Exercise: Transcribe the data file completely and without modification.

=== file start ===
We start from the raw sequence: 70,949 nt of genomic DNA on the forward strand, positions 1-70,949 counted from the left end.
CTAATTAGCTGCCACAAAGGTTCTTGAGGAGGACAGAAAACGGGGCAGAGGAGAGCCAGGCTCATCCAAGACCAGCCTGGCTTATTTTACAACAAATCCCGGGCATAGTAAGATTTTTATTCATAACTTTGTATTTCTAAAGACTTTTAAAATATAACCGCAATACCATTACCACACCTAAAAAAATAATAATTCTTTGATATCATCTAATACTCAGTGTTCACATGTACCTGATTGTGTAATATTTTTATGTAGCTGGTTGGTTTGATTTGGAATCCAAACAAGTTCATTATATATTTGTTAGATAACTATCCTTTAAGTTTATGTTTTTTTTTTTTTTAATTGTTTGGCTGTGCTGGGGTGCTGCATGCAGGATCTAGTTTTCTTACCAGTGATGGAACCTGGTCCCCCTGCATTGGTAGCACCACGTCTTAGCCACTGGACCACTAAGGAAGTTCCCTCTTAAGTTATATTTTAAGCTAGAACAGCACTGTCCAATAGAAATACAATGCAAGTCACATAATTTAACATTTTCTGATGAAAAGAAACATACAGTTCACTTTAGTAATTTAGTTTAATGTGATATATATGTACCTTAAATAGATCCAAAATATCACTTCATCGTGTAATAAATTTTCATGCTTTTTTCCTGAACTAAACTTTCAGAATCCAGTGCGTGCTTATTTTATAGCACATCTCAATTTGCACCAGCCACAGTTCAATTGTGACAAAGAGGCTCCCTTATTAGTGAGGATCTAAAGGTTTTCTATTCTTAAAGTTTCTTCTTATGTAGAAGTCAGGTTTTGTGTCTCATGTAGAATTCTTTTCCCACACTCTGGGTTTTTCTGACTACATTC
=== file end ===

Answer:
We start from the raw sequence: 70,949 nt of genomic DNA on the forward strand, positions 1-70,949 counted from the left end.
CTAATTAGCTGCCACAAAGGTTCTTGAGGAGGACAGAAAACGGGGCAGAGGAGAGCCAGGCTCATCCAAGACCAGCCTGGCTTATTTTACAACAAATCCCGGGCATAGTAAGATTTTTATTCATAACTTTGTATTTCTAAAGACTTTTAAAATATAACCGCAATACCATTACCACACCTAAAAAAATAATAATTCTTTGATATCATCTAATACTCAGTGTTCACATGTACCTGATTGTGTAATATTTTTATGTAGCTGGTTGGTTTGATTTGGAATCCAAACAAGTTCATTATATATTTGTTAGATAACTATCCTTTAAGTTTATGTTTTTTTTTTTTTTAATTGTTTGGCTGTGCTGGGGTGCTGCATGCAGGATCTAGTTTTCTTACCAGTGATGGAACCTGGTCCCCCTGCATTGGTAGCACCACGTCTTAGCCACTGGACCACTAAGGAAGTTCCCTCTTAAGTTATATTTTAAGCTAGAACAGCACTGTCCAATAGAAATACAATGCAAGTCACATAATTTAACATTTTCTGATGAAAAGAAACATACAGTTCACTTTAGTAATTTAGTTTAATGTGATATATATGTACCTTAAATAGATCCAAAATATCACTTCATCGTGTAATAAATTTTCATGCTTTTTTCCTGAACTAAACTTTCAGAATCCAGTGCGTGCTTATTTTATAGCACATCTCAATTTGCACCAGCCACAGTTCAATTGTGACAAAGAGGCTCCCTTATTAGTGAGGATCTAAAGGTTTTCTATTCTTAAAGTTTCTTCTTATGTAGAAGTCAGGTTTTGTGTCTCATGTAGAATTCTTTTCCCACACTCTGGGTTTTTCTGACTACATTC